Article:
Monday, December 20, 2010

N.C. Wyeth Study

Here's a study/re-envisioning of one of my favourite N.C. Wyeth pieces. The original is posted here, too. This is my brother's Christmas present this year :) When I was thinking of what to get my brother, I was reading a book by Andre Norton, called "Quag Keep." I had only to read the first 20 or so pages before I was struck by the description of one of the characters, Naile fangtooth. He's a wereboar, with a frightening boar crest on his helm and a huge battle axe only he can wield. In human form he has large tusks that jut past his lips. The character reminded me so much of my brother, right down to temperament. I wanted to draw this guy so badly. The image I had was of a Celtic, tribal warrior, especially in regards to the helm and axe. I also thought of this Wyeth piece from "Legends of Charlemagne". For some reason right at that moment the two concepts just merged together. I'd been wanting to do a value study of Wyeth work for a while. And this gave me the perfect opportunity to both feature Naile Fangtooth and copy a master work :)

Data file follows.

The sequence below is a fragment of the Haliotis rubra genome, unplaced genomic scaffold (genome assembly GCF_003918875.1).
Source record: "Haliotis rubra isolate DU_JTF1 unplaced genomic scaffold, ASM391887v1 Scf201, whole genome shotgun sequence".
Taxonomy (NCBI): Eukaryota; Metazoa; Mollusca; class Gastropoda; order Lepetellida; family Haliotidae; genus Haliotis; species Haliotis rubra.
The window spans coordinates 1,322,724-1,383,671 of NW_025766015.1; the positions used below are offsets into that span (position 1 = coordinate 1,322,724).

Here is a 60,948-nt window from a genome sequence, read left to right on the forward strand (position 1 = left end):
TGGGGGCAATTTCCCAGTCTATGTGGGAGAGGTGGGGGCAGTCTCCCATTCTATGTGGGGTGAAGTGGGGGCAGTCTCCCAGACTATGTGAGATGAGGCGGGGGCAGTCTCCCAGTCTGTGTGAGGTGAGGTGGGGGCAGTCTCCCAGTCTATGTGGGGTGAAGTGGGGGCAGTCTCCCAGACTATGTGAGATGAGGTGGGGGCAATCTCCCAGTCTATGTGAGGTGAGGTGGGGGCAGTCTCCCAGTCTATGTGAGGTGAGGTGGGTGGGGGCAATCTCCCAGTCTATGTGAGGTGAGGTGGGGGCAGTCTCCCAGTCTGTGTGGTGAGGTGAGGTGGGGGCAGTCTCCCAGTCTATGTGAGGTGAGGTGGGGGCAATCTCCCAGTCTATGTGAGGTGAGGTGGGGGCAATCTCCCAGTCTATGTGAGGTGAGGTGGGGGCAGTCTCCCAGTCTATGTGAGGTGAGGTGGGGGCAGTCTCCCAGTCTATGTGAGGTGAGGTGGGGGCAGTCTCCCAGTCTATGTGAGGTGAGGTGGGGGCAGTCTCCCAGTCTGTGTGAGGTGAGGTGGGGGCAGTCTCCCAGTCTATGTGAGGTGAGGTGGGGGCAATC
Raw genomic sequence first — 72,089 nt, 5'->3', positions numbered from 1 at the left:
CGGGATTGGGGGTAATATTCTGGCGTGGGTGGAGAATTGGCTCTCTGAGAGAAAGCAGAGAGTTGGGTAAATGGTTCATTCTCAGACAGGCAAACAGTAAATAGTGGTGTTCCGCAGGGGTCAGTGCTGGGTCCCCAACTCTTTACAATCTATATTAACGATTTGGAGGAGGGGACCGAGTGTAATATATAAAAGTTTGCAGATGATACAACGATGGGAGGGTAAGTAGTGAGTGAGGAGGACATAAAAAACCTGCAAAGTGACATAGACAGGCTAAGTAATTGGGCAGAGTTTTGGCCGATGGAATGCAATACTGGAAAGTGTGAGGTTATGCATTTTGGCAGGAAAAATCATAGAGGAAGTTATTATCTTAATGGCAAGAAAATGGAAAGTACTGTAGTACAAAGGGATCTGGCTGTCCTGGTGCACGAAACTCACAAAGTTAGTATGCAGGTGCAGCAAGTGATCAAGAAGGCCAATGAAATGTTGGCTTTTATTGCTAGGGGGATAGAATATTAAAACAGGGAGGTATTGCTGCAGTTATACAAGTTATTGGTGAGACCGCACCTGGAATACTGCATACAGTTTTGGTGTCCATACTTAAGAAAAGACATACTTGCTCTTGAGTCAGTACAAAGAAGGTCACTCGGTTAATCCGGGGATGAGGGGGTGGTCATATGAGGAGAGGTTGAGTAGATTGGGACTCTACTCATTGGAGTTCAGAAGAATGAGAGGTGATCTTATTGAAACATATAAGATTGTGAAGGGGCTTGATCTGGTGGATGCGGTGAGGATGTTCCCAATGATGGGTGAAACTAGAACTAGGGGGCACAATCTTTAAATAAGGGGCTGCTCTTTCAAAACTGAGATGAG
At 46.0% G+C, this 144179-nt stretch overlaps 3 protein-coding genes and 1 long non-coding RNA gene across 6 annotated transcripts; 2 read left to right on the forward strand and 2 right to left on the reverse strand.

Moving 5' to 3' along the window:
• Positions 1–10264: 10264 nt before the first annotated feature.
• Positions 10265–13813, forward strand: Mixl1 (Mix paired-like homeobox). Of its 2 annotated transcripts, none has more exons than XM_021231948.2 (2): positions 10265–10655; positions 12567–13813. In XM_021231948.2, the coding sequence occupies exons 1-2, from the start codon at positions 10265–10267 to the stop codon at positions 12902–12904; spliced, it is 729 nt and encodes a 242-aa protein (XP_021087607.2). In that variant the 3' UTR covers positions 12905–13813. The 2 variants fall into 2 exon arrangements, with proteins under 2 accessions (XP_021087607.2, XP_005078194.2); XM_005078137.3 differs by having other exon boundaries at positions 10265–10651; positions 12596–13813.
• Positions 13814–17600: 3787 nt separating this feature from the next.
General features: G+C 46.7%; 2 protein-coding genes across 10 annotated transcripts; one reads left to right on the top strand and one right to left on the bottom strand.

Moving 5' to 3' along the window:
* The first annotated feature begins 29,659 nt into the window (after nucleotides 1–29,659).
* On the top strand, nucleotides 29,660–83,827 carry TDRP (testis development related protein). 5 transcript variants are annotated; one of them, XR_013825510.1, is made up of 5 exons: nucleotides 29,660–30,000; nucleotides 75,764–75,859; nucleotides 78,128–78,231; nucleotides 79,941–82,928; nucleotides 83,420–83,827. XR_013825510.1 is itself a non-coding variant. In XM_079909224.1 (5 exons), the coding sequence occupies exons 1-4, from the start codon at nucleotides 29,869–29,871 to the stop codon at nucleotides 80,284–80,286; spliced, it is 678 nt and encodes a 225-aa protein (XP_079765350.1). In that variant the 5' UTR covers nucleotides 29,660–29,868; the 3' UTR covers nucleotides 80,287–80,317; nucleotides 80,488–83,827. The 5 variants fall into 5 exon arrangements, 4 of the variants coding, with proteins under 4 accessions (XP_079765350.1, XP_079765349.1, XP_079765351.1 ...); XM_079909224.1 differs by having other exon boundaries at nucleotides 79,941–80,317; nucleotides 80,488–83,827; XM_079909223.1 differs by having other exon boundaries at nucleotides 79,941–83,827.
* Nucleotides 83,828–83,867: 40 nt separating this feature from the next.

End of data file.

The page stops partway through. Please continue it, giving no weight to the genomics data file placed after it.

This piece was very much the struggle you see pictured. It was tough, but extremely fun :) It was awesome spending so much time looking at one piece. I got a chance to spend some quality time with Mr. Wyeth and deconstruct some of what he was doing in terms of Value. He uses the light and ark method Mr. Gurney described in "Imaginative Realism" (the same technique used by Rembrandt-another favourite of mine). That has been something I've been wanting to explore lately. Planning out every piece, making them work in terms of classical ideals of symmetry and balance. I'm fascinated by the Golden Mean and the way the Renaissance Masters labouriously (and thoughtfully) planned out their work.

I also included some of the additional reference I used for this piece.


  1. I love Andre Norton! Nice reference study...

  2. Thanks, Christina! I don't usually read her stuff, but a friend gave me one of her books. It's pretty cool, so far. I'm typically a Tolkien fan, and a fan of those others who write epic fantasy.Ursula K. Leguin and Patricia McKillip are two female authours I enjoy.

  3. great values on this one. nice job